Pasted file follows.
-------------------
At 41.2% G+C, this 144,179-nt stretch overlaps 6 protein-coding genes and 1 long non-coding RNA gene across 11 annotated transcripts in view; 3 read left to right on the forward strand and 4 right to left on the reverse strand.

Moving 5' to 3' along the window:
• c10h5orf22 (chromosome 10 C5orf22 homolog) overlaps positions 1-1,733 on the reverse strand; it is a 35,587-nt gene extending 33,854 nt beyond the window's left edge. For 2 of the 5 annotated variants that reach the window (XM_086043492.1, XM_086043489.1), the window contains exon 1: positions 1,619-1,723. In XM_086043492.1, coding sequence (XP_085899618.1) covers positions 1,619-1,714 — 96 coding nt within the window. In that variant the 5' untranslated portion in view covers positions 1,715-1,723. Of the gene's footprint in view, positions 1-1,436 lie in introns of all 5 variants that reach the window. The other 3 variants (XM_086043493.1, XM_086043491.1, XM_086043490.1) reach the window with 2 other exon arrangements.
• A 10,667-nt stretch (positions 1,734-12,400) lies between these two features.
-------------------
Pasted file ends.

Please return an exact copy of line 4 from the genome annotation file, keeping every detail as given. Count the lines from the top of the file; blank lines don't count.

• A 10,667-nt stretch (positions 1,734-12,400) lies between these two features.